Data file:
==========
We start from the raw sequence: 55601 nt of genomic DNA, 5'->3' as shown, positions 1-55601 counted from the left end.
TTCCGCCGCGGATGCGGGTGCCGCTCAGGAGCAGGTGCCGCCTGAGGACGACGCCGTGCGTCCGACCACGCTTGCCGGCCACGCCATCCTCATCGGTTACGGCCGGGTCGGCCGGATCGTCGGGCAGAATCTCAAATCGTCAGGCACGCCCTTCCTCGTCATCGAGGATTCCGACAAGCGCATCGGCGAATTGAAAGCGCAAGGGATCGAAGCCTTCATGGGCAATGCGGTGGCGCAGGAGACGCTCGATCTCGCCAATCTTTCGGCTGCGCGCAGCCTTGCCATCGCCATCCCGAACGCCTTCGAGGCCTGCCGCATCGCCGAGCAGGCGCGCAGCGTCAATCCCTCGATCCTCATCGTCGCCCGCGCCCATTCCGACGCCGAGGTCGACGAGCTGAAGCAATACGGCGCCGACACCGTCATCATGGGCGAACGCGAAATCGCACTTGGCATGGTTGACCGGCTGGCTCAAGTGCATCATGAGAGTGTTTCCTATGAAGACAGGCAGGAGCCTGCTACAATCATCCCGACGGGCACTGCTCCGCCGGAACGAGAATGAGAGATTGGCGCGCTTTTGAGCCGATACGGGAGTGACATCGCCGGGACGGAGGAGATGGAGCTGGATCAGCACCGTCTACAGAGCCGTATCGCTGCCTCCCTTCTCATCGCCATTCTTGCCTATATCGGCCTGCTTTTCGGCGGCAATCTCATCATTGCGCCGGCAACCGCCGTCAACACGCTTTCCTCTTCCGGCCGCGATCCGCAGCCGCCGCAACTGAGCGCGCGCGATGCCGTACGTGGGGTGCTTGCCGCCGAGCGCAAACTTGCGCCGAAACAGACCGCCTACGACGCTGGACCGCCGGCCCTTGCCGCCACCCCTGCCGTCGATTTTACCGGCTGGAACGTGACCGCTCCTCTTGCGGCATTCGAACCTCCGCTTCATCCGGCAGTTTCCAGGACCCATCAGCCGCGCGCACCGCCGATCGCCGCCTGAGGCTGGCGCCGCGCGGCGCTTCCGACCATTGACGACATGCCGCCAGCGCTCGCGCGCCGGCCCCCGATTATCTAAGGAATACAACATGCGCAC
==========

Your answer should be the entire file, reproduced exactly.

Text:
We start from the raw sequence: 55601 nt of genomic DNA, 5'->3' as shown, positions 1-55601 counted from the left end.
TTCCGCCGCGGATGCGGGTGCCGCTCAGGAGCAGGTGCCGCCTGAGGACGACGCCGTGCGTCCGACCACGCTTGCCGGCCACGCCATCCTCATCGGTTACGGCCGGGTCGGCCGGATCGTCGGGCAGAATCTCAAATCGTCAGGCACGCCCTTCCTCGTCATCGAGGATTCCGACAAGCGCATCGGCGAATTGAAAGCGCAAGGGATCGAAGCCTTCATGGGCAATGCGGTGGCGCAGGAGACGCTCGATCTCGCCAATCTTTCGGCTGCGCGCAGCCTTGCCATCGCCATCCCGAACGCCTTCGAGGCCTGCCGCATCGCCGAGCAGGCGCGCAGCGTCAATCCCTCGATCCTCATCGTCGCCCGCGCCCATTCCGACGCCGAGGTCGACGAGCTGAAGCAATACGGCGCCGACACCGTCATCATGGGCGAACGCGAAATCGCACTTGGCATGGTTGACCGGCTGGCTCAAGTGCATCATGAGAGTGTTTCCTATGAAGACAGGCAGGAGCCTGCTACAATCATCCCGACGGGCACTGCTCCGCCGGAACGAGAATGAGAGATTGGCGCGCTTTTGAGCCGATACGGGAGTGACATCGCCGGGACGGAGGAGATGGAGCTGGATCAGCACCGTCTACAGAGCCGTATCGCTGCCTCCCTTCTCATCGCCATTCTTGCCTATATCGGCCTGCTTTTCGGCGGCAATCTCATCATTGCGCCGGCAACCGCCGTCAACACGCTTTCCTCTTCCGGCCGCGATCCGCAGCCGCCGCAACTGAGCGCGCGCGATGCCGTACGTGGGGTGCTTGCCGCCGAGCGCAAACTTGCGCCGAAACAGACCGCCTACGACGCTGGACCGCCGGCCCTTGCCGCCACCCCTGCCGTCGATTTTACCGGCTGGAACGTGACCGCTCCTCTTGCGGCATTCGAACCTCCGCTTCATCCGGCAGTTTCCAGGACCCATCAGCCGCGCGCACCGCCGATCGCCGCCTGAGGCTGGCGCCGCGCGGCGCTTCCGACCATTGACGACATGCCGCCAGCGCTCGCGCGCCGGCCCCCGATTATCTAAGGAATACAACATGCGCAC